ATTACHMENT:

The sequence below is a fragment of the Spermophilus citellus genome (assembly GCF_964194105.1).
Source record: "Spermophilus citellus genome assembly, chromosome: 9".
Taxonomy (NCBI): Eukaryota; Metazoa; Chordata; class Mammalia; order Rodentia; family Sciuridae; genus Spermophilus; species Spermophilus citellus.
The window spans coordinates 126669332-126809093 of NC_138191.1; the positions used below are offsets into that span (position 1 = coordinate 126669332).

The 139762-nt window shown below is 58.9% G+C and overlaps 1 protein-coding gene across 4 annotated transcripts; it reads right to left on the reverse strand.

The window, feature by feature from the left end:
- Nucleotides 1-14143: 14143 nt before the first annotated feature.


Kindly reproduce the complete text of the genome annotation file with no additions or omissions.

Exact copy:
The sequence below is a fragment of the Spermophilus citellus genome (assembly GCF_964194105.1).
Source record: "Spermophilus citellus genome assembly, chromosome: 9".
Taxonomy (NCBI): Eukaryota; Metazoa; Chordata; class Mammalia; order Rodentia; family Sciuridae; genus Spermophilus; species Spermophilus citellus.
The window spans coordinates 126669332-126809093 of NC_138191.1; the positions used below are offsets into that span (position 1 = coordinate 126669332).

The 139762-nt window shown below is 58.9% G+C and overlaps 1 protein-coding gene across 4 annotated transcripts; it reads right to left on the reverse strand.

The window, feature by feature from the left end:
- Nucleotides 1-14143: 14143 nt before the first annotated feature.